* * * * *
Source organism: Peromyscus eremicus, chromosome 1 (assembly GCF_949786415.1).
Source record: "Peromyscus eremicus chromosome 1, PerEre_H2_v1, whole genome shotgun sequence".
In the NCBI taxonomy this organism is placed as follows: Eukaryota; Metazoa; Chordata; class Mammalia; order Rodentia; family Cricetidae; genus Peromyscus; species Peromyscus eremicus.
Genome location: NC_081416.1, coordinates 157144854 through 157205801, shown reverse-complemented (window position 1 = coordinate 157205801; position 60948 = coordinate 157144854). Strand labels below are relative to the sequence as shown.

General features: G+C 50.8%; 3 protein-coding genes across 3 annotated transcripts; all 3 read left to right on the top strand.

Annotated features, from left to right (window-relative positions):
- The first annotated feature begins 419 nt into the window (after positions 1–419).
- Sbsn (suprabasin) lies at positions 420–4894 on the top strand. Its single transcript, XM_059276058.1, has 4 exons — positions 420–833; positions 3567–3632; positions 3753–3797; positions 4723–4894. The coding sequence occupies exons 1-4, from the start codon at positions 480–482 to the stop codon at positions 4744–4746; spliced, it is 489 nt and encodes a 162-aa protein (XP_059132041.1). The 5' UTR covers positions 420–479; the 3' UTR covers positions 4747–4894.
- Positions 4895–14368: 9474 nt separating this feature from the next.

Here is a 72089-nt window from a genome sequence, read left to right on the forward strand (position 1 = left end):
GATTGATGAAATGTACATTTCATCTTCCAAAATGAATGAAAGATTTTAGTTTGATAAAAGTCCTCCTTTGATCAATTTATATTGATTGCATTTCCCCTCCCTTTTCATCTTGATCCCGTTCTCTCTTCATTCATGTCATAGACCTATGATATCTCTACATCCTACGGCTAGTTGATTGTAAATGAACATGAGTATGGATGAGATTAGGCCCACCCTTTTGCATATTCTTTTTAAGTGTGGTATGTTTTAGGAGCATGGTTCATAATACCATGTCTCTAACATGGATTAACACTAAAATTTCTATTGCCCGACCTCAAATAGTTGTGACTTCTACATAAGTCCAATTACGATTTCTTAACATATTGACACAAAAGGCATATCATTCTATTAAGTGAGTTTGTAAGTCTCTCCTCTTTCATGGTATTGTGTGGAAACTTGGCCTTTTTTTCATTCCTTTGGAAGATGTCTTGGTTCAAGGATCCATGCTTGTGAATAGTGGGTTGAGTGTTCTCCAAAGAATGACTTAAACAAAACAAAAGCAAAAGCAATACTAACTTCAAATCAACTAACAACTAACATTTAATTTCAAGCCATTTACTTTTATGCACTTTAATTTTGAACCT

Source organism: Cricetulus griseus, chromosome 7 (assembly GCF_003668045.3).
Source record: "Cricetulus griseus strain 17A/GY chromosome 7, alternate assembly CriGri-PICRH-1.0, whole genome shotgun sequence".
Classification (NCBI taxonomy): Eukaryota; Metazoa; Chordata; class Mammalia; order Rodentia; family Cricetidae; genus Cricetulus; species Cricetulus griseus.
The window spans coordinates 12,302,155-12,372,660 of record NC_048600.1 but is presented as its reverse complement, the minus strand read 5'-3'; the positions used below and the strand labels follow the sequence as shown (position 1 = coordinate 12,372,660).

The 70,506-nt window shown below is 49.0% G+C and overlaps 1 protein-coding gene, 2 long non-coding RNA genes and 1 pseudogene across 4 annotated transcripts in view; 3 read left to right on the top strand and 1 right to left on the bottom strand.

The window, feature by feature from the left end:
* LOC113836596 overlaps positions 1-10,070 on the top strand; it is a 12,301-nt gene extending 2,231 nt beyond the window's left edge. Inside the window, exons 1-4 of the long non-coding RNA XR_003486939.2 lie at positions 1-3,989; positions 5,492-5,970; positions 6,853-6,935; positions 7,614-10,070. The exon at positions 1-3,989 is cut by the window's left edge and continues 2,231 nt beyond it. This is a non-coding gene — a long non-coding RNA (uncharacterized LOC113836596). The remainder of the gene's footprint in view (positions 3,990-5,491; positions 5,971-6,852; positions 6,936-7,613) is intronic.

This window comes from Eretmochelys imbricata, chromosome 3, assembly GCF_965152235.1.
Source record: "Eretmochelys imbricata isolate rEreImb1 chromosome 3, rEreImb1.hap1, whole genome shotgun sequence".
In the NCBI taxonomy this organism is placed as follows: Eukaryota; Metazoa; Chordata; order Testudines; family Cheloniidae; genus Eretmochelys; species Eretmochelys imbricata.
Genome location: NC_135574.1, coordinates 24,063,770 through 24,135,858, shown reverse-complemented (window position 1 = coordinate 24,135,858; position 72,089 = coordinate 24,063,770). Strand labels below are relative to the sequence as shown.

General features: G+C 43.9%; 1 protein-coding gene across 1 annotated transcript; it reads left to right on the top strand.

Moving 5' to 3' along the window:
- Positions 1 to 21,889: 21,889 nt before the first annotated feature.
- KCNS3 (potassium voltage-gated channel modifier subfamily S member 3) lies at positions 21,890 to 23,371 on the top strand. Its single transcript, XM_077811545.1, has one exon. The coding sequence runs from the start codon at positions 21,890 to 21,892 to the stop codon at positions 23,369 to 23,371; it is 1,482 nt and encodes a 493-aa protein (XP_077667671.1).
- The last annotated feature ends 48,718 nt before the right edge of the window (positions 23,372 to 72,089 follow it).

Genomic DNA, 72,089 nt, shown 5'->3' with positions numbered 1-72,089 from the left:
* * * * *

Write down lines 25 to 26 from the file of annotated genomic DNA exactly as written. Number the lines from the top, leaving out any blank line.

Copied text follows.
- Positions 1 to 21,889: 21,889 nt before the first annotated feature.
- KCNS3 (potassium voltage-gated channel modifier subfamily S member 3) lies at positions 21,890 to 23,371 on the top strand. Its single transcript, XM_077811545.1, has one exon. The coding sequence runs from the start codon at positions 21,890 to 21,892 to the stop codon at positions 23,369 to 23,371; it is 1,482 nt and encodes a 493-aa protein (XP_077667671.1).